African Union Commission chairman Jean Ping says this week's forum in Gabon presented an attractive platform for investors interested in Africa.
Clottey interview with AU Commission Chairman Jean Ping
Ping said the New York Forum Africa enabled investors to learn more about Africa, as well as to engage decision-makers across the continent. Ping’s comments came Sunday, shortly after the official conclusion of the first Pan-African three-day conference in the Gabonese Capital, Libreville.
The conference “brought a certain number of investors from all over the world to come and know the continent and the country, to see the facility we are giving to them in terms of security, in terms of political governance, in terms of securing the private investment, in terms of…fighting against corruption,” said Ping.
“They have to know the continent better, and you can be sure that such event helps, [them] to know and to understand,” he added. “And also for us to interact with them and to see what are their needs.”
Ping underscored the need for investors to focus on Africa’s huge green energy potential, which he said is the way to the future.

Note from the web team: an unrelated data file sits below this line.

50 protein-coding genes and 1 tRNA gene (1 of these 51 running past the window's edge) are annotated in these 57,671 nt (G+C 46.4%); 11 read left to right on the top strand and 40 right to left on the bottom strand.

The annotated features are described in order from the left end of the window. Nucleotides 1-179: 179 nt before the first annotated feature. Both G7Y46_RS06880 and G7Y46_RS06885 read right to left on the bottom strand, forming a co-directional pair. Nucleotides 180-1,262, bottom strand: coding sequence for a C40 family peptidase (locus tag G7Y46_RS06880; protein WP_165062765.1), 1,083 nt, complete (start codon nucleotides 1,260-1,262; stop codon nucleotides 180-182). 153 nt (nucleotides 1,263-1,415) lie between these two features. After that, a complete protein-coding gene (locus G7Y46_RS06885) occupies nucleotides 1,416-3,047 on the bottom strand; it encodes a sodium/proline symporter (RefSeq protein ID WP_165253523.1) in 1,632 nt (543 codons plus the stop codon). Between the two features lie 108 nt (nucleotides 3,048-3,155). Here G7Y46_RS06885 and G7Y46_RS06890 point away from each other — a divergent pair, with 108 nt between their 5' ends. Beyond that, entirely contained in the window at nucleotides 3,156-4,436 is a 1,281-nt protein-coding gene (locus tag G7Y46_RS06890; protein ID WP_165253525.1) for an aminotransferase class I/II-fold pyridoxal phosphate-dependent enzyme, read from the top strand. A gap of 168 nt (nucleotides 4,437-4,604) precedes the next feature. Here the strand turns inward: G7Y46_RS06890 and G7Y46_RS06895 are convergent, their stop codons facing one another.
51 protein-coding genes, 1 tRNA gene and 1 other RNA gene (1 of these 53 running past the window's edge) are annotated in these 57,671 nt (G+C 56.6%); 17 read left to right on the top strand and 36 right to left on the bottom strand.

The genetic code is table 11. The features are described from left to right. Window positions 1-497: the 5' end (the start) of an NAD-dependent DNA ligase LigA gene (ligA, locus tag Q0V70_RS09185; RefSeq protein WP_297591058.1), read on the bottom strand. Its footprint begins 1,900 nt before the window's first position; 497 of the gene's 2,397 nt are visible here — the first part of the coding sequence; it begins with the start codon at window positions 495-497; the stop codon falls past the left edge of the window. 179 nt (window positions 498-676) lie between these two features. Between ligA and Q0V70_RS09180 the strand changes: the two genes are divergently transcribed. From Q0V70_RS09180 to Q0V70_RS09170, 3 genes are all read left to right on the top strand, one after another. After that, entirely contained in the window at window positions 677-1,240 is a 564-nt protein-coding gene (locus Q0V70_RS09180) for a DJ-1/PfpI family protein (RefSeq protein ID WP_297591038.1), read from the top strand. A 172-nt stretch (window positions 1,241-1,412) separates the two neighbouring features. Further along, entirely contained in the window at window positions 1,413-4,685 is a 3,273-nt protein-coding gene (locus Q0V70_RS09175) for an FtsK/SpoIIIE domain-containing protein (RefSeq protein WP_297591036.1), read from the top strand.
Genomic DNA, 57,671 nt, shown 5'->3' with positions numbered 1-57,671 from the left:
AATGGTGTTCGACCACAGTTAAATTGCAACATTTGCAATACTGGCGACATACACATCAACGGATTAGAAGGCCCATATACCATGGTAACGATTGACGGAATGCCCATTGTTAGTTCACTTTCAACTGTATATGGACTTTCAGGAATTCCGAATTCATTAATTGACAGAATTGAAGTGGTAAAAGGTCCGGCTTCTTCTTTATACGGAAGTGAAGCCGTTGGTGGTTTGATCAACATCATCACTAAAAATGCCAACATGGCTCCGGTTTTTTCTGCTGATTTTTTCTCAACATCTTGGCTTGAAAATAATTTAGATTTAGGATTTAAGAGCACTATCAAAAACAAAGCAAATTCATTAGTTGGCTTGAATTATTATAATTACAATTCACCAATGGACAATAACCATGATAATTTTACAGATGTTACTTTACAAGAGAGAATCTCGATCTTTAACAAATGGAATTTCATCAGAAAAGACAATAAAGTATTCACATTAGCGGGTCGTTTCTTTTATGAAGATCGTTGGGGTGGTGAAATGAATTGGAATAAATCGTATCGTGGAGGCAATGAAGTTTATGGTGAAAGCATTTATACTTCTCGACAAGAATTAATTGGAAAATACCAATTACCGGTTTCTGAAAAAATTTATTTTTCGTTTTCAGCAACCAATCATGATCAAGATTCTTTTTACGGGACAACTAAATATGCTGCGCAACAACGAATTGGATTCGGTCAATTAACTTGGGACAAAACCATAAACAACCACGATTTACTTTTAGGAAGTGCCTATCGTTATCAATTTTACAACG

He said some international investors have asked for AU cooperation in growing the continent’s under-developed green economy, a move he said gives him hope.
“For the first time, we received a mandate from the heads of state to create the team which would help Africa to speak with one voice, one message, with a clear request on the international stage,” Ping said.
“It is clear that Africa does not pollute,” he added, “but due to the continent’s fragility, the consequences of the pollution of the rest of the world - in terms of flood, in terms of famine - affects us more. So, we have to fight against climate change, and we are ready to move straight into green economy.”
“But we need two things. First, we need the technology, and second, is the money. So we are telling this to our partners that we are in the same boat. If the boat sinks, all of us will sink. So, we are ready to play our part of the game. Since we have a number of certain facilities, help us to move into green economy. It will be useful for Africa and it will be useful to the rest of the world.”